A hack to read faster

Three or four years ago I adopted two techniques to speed up my reading. Firstly I guide my eyes with a finger or mouse and secondly I skip and skim if with abandon. For a while I tried the trick of stopping the eyes from going all the way to the edge of the page, but whilst that does make reading faster it takes too much concentration for me.

I just read about a simple third trick – to follow the finger of the left hand (or use the left hand to control the mouse). The left hand is controlled by the right side of the brain which is more creative than the left side. So, by using the left hand we get the more creative side of the brain to be active and engage the imagination in what we are reading which improves recall. When I first tried it a few minutes ago I could feel the difference (or at least I thought I could…).

The article also explains why following your finger improves reading speed – our minds evolved to spot movement as an indication of danger in the wild. Because our eyes are attracted to movement following our finger makes it easier to concentrate on the right spot.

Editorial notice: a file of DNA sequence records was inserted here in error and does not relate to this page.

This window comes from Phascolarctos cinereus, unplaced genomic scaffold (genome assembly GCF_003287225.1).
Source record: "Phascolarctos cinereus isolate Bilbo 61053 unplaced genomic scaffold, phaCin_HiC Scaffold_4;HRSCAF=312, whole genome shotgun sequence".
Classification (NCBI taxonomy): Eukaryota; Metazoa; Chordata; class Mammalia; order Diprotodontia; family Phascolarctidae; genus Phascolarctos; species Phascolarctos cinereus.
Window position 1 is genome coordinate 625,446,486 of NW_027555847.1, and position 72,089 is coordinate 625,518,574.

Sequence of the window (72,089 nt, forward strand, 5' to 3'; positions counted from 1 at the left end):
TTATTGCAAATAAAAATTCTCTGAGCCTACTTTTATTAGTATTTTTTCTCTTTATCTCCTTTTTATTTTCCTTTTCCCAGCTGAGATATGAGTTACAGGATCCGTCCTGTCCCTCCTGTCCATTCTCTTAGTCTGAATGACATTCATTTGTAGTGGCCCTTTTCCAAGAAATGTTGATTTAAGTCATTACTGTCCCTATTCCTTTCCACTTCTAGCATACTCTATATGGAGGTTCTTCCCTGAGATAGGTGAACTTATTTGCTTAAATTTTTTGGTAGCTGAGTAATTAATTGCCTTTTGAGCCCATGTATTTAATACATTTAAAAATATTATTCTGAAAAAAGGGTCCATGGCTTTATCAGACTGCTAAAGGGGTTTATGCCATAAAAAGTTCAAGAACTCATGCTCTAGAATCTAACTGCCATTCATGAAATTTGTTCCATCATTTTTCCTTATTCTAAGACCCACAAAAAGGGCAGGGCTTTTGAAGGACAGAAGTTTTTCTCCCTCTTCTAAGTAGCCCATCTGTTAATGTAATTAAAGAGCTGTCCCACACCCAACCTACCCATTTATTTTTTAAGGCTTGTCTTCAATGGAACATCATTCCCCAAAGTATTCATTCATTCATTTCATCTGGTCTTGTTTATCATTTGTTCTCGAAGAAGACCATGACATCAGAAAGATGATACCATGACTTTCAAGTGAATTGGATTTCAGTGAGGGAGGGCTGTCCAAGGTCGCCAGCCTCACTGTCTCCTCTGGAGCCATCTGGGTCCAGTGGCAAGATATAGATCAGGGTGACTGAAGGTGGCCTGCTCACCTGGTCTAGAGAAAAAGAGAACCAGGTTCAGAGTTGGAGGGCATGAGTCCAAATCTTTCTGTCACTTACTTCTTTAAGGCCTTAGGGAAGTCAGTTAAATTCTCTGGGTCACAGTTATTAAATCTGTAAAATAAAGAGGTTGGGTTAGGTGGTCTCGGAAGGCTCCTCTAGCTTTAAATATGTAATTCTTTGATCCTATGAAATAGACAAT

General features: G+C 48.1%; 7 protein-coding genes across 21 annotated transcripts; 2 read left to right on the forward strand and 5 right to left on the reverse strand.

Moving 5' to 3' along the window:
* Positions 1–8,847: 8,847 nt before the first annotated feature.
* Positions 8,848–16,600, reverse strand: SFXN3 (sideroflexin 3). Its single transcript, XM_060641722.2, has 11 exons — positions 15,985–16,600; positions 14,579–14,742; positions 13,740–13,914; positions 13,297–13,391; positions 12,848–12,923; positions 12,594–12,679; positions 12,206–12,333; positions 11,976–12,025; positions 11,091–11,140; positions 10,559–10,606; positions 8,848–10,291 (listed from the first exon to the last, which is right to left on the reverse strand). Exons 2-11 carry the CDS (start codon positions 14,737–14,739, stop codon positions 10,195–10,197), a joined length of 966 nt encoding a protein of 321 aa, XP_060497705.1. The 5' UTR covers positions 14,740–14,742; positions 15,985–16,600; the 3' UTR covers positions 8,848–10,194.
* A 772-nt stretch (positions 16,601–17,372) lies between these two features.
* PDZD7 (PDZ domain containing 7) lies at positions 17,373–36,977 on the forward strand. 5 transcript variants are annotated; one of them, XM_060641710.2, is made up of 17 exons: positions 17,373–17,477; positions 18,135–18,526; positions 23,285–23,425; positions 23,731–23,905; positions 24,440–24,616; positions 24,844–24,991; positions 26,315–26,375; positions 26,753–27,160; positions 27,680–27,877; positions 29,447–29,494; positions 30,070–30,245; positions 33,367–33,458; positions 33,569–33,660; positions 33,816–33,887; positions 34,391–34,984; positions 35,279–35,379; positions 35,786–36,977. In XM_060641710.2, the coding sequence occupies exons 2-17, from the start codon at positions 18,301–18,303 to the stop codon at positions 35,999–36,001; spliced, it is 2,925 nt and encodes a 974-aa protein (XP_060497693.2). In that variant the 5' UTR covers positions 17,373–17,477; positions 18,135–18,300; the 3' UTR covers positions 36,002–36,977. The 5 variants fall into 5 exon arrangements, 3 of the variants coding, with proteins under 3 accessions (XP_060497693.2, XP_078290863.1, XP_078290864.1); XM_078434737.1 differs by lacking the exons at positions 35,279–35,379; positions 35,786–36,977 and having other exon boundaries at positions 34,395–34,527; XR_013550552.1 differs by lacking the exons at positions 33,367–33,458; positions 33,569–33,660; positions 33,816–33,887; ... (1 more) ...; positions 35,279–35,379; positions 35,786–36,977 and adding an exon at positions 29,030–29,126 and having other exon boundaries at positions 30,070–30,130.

If you are like me then you will read for at least 3-4 hours a day, including email. Most of us read at 200-250 words per minute, but with proper training we can apparently get to 400-500 words per minute, which would save us 1.5-2 hours per day. I haven’t timed myself reading or given myself ‘proper’ training, but I’m thinking I will now.

  • http://estatecreate.com henryyates

    Nice tip. We have a reading program at my kids’ primary school, I might introduce this there! Hope all is well. Congats on the new job.

  • http://www.theequitykicker.com brisbourne

    thanks Henry

  • http://davidmcdougall.org/ Dave McDougall

    If you’re reading a (certain kind of) book, Kevin Simler from Palantir introduced me to a interesting technique.

    “The idea: read a book while listening to the audio version (of the same book) at 3x normal playback speed.”

    https://kevinsimler.quora.com/A-Reading-Cocktail

    Kevin’s reactions are interesting, but I haven’t experimented with this enough to know if it is something I want to make part of my normal routine.

  • Simon Pritchard

    Very interesting and seemed to work straight away for me – have told the kids already to try it!!